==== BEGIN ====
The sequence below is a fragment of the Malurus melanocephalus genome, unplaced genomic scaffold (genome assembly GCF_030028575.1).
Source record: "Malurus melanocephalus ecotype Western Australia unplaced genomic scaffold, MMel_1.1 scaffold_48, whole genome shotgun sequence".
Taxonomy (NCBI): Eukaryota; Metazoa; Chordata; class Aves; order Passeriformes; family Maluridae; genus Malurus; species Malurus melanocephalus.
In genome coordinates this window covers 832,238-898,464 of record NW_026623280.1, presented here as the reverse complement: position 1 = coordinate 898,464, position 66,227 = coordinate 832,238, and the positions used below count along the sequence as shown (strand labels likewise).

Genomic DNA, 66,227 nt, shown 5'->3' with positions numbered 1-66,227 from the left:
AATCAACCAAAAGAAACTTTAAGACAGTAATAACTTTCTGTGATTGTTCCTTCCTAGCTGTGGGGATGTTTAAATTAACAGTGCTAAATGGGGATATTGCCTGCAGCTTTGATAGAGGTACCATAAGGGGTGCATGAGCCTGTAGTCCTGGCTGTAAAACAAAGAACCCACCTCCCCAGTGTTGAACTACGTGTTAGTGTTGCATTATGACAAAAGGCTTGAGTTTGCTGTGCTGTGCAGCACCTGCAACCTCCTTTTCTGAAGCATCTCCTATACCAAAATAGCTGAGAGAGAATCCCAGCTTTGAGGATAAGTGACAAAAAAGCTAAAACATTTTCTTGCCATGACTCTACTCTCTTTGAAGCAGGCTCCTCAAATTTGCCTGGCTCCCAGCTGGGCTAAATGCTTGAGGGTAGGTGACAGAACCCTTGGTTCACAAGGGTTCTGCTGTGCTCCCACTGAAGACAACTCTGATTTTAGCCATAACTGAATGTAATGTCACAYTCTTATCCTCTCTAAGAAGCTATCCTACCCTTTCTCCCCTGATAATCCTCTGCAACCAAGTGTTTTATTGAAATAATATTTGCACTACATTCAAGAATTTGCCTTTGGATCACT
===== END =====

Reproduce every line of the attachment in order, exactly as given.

The sequence below is a fragment of the Malurus melanocephalus genome, unplaced genomic scaffold (genome assembly GCF_030028575.1).
Source record: "Malurus melanocephalus ecotype Western Australia unplaced genomic scaffold, MMel_1.1 scaffold_48, whole genome shotgun sequence".
Taxonomy (NCBI): Eukaryota; Metazoa; Chordata; class Aves; order Passeriformes; family Maluridae; genus Malurus; species Malurus melanocephalus.
In genome coordinates this window covers 832,238-898,464 of record NW_026623280.1, presented here as the reverse complement: position 1 = coordinate 898,464, position 66,227 = coordinate 832,238, and the positions used below count along the sequence as shown (strand labels likewise).

Genomic DNA, 66,227 nt, shown 5'->3' with positions numbered 1-66,227 from the left:
AATCAACCAAAAGAAACTTTAAGACAGTAATAACTTTCTGTGATTGTTCCTTCCTAGCTGTGGGGATGTTTAAATTAACAGTGCTAAATGGGGATATTGCCTGCAGCTTTGATAGAGGTACCATAAGGGGTGCATGAGCCTGTAGTCCTGGCTGTAAAACAAAGAACCCACCTCCCCAGTGTTGAACTACGTGTTAGTGTTGCATTATGACAAAAGGCTTGAGTTTGCTGTGCTGTGCAGCACCTGCAACCTCCTTTTCTGAAGCATCTCCTATACCAAAATAGCTGAGAGAGAATCCCAGCTTTGAGGATAAGTGACAAAAAAGCTAAAACATTTTCTTGCCATGACTCTACTCTCTTTGAAGCAGGCTCCTCAAATTTGCCTGGCTCCCAGCTGGGCTAAATGCTTGAGGGTAGGTGACAGAACCCTTGGTTCACAAGGGTTCTGCTGTGCTCCCACTGAAGACAACTCTGATTTTAGCCATAACTGAATGTAATGTCACAYTCTTATCCTCTCTAAGAAGCTATCCTACCCTTTCTCCCCTGATAATCCTCTGCAACCAAGTGTTTTATTGAAATAATATTTGCACTACATTCAAGAATTTGCCTTTGGATCACT